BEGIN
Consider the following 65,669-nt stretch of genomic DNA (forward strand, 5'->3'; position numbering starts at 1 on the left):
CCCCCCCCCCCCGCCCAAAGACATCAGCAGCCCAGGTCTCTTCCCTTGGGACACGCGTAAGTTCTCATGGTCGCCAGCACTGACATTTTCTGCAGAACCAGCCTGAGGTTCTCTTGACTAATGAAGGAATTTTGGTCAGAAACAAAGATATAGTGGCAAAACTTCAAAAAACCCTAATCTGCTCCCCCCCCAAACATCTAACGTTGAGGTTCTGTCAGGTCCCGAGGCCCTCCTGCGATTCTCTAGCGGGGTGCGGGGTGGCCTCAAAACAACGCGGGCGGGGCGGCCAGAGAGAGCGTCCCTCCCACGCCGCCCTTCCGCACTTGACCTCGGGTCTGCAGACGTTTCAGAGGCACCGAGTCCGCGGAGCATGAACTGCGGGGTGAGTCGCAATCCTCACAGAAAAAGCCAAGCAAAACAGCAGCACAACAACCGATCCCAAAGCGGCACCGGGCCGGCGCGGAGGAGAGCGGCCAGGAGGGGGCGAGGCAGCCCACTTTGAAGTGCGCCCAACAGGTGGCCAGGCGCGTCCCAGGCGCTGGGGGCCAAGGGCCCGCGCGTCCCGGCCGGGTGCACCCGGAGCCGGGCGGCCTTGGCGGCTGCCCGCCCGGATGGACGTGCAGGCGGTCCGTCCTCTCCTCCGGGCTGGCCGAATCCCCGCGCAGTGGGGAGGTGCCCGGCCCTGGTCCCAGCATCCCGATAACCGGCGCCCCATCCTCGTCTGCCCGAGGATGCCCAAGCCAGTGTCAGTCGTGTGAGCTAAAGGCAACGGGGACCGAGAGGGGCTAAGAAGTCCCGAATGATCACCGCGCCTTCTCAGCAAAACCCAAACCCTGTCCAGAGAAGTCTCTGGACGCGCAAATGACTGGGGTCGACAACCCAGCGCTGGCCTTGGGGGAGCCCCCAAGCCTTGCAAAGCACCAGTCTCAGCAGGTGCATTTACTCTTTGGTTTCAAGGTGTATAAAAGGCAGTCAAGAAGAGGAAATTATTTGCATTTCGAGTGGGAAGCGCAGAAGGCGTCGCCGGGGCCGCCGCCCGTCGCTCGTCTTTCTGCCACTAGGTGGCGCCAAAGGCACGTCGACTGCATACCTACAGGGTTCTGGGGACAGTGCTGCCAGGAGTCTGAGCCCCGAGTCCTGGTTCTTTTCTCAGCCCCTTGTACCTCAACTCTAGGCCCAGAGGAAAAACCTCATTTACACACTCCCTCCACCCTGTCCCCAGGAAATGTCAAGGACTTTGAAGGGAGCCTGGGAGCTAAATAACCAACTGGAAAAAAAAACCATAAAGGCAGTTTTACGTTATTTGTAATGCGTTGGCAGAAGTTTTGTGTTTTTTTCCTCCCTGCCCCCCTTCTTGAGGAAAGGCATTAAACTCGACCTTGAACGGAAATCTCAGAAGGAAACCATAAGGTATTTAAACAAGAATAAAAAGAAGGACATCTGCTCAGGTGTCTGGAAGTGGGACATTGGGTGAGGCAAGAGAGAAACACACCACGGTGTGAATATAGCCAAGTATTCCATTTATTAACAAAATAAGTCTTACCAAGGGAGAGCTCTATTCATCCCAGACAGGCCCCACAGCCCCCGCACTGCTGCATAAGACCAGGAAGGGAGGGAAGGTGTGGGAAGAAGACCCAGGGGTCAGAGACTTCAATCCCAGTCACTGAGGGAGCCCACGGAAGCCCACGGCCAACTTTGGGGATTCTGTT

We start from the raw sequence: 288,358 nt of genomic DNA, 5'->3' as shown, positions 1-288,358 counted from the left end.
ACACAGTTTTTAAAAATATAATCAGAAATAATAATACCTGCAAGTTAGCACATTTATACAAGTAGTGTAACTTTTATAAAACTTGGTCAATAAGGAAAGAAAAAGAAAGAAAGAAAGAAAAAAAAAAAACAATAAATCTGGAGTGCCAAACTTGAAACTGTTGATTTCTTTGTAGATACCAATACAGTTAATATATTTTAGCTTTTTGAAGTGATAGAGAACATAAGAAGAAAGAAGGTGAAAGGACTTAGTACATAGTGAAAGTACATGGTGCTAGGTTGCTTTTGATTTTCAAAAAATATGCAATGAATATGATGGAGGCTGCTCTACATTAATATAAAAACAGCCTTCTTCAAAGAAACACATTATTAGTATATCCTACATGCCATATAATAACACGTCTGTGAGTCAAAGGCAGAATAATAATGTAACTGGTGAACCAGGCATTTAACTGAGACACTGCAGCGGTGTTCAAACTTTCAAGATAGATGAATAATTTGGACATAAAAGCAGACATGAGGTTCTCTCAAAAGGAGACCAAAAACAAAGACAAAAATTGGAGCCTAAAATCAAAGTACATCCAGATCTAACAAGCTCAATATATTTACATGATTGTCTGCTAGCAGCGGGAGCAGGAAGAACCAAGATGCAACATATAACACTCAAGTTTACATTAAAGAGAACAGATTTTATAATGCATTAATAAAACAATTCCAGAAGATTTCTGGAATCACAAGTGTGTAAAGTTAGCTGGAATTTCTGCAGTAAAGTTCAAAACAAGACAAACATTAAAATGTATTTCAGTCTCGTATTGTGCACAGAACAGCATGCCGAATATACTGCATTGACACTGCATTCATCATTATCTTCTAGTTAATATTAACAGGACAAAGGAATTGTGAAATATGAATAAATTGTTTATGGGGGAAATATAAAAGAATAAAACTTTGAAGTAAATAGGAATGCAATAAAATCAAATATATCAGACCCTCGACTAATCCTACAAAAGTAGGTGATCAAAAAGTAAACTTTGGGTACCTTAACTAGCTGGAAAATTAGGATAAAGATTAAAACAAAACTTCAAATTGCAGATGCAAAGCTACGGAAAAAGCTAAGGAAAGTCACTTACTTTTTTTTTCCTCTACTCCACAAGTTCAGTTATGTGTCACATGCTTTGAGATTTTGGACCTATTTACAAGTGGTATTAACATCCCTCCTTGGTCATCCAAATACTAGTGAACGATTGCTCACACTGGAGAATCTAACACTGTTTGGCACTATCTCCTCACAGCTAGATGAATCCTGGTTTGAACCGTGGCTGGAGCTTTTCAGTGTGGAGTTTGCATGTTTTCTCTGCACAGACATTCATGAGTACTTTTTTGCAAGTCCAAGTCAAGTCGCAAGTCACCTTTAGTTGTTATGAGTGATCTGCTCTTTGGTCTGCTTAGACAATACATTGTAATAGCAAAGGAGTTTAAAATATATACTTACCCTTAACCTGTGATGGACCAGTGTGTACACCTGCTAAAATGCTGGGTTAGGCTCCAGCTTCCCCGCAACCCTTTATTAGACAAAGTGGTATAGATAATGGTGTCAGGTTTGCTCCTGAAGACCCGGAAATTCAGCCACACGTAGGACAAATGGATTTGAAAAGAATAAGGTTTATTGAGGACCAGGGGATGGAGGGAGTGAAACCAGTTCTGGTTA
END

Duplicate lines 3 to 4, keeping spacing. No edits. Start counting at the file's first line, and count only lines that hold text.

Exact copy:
We start from the raw sequence: 288,358 nt of genomic DNA, 5'->3' as shown, positions 1-288,358 counted from the left end.
ACACAGTTTTTAAAAATATAATCAGAAATAATAATACCTGCAAGTTAGCACATTTATACAAGTAGTGTAACTTTTATAAAACTTGGTCAATAAGGAAAGAAAAAGAAAGAAAGAAAGAAAAAAAAAAAACAATAAATCTGGAGTGCCAAACTTGAAACTGTTGATTTCTTTGTAGATACCAATACAGTTAATATATTTTAGCTTTTTGAAGTGATAGAGAACATAAGAAGAAAGAAGGTGAAAGGACTTAGTACATAGTGAAAGTACATGGTGCTAGGTTGCTTTTGATTTTCAAAAAATATGCAATGAATATGATGGAGGCTGCTCTACATTAATATAAAAACAGCCTTCTTCAAAGAAACACATTATTAGTATATCCTACATGCCATATAATAACACGTCTGTGAGTCAAAGGCAGAATAATAATGTAACTGGTGAACCAGGCATTTAACTGAGACACTGCAGCGGTGTTCAAACTTTCAAGATAGATGAATAATTTGGACATAAAAGCAGACATGAGGTTCTCTCAAAAGGAGACCAAAAACAAAGACAAAAATTGGAGCCTAAAATCAAAGTACATCCAGATCTAACAAGCTCAATATATTTACATGATTGTCTGCTAGCAGCGGGAGCAGGAAGAACCAAGATGCAACATATAACACTCAAGTTTACATTAAAGAGAACAGATTTTATAATGCATTAATAAAACAATTCCAGAAGATTTCTGGAATCACAAGTGTGTAAAGTTAGCTGGAATTTCTGCAGTAAAGTTCAAAACAAGACAAACATTAAAATGTATTTCAGTCTCGTATTGTGCACAGAACAGCATGCCGAATATACTGCATTGACACTGCATTCATCATTATCTTCTAGTTAATATTAACAGGACAAAGGAATTGTGAAATATGAATAAATTGTTTATGGGGGAAATATAAAAGAATAAAACTTTGAAGTAAATAGGAATGCAATAAAATCAAATATATCAGACCCTCGACTAATCCTACAAAAGTAGGTGATCAAAAAGTAAACTTTGGGTACCTTAACTAGCTGGAAAATTAGGATAAAGATTAAAACAAAACTTCAAATTGCAGATGCAAAGCTACGGAAAAAGCTAAGGAAAGTCACTTACTTTTTTTTTCCTCTACTCCACAAGTTCAGTTATGTGTCACATGCTTTGAGATTTTGGACCTATTTACAAGTGGTATTAACATCCCTCCTTGGTCATCCAAATACTAGTGAACGATTGCTCACACTGGAGAATCTAACACTGTTTGGCACTATCTCCTCACAGCTAGATGAATCCTGGTTTGAACCGTGGCTGGAGCTTTTCAGTGTGGAGTTTGCATGTTTTCTCTGCACAGACATTCATGAGTACTTTTTTGCAAGTCCAAGTCAAGTCGCAAGTCACCTTTAGTTGTTATGAGTGATCTGCTCTTTGGTCTGCTTAGACAATACATTGTAATAGCAAAGGAGTTTAAAATATATACTTACCCTTAACCTGTGATGGACCAGTGTGTACACCTGCTAAAATGCTGGGTTAGGCTCCAGCTTCCCCGCAACCCTTTATTAGACAAAGTGGTATAGATAATGGTGTCAGGTTTGCTCCTGAAGACCCGGAAATTCAGCCACACGTAGGACAAATGGATTTGAAAAGAATAAGGTTTATTGAGGACCAGGGGATGGAGGGAGTGAAACCAGTTCTGGTTA